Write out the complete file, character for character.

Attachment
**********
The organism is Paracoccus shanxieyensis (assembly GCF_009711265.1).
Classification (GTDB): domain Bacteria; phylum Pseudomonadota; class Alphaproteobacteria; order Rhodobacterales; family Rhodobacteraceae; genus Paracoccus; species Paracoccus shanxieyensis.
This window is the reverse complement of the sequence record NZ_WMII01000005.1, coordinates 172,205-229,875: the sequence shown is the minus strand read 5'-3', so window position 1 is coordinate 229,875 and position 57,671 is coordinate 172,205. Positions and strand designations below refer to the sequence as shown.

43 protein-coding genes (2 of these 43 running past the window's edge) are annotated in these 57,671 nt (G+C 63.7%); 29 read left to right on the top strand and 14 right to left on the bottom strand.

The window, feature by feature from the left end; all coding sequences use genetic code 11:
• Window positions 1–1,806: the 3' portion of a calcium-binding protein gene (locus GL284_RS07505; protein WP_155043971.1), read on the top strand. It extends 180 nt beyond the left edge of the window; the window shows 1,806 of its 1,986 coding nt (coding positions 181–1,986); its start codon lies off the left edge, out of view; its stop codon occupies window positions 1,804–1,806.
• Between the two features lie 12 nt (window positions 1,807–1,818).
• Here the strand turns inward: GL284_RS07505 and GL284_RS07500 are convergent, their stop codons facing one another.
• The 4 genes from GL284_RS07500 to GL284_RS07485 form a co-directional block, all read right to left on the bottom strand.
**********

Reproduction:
The organism is Paracoccus shanxieyensis (assembly GCF_009711265.1).
Classification (GTDB): domain Bacteria; phylum Pseudomonadota; class Alphaproteobacteria; order Rhodobacterales; family Rhodobacteraceae; genus Paracoccus; species Paracoccus shanxieyensis.
This window is the reverse complement of the sequence record NZ_WMII01000005.1, coordinates 172,205-229,875: the sequence shown is the minus strand read 5'-3', so window position 1 is coordinate 229,875 and position 57,671 is coordinate 172,205. Positions and strand designations below refer to the sequence as shown.

43 protein-coding genes (2 of these 43 running past the window's edge) are annotated in these 57,671 nt (G+C 63.7%); 29 read left to right on the top strand and 14 right to left on the bottom strand.

The window, feature by feature from the left end; all coding sequences use genetic code 11:
• Window positions 1–1,806: the 3' portion of a calcium-binding protein gene (locus GL284_RS07505; protein WP_155043971.1), read on the top strand. It extends 180 nt beyond the left edge of the window; the window shows 1,806 of its 1,986 coding nt (coding positions 181–1,986); its start codon lies off the left edge, out of view; its stop codon occupies window positions 1,804–1,806.
• Between the two features lie 12 nt (window positions 1,807–1,818).
• Here the strand turns inward: GL284_RS07505 and GL284_RS07500 are convergent, their stop codons facing one another.
• The 4 genes from GL284_RS07500 to GL284_RS07485 form a co-directional block, all read right to left on the bottom strand.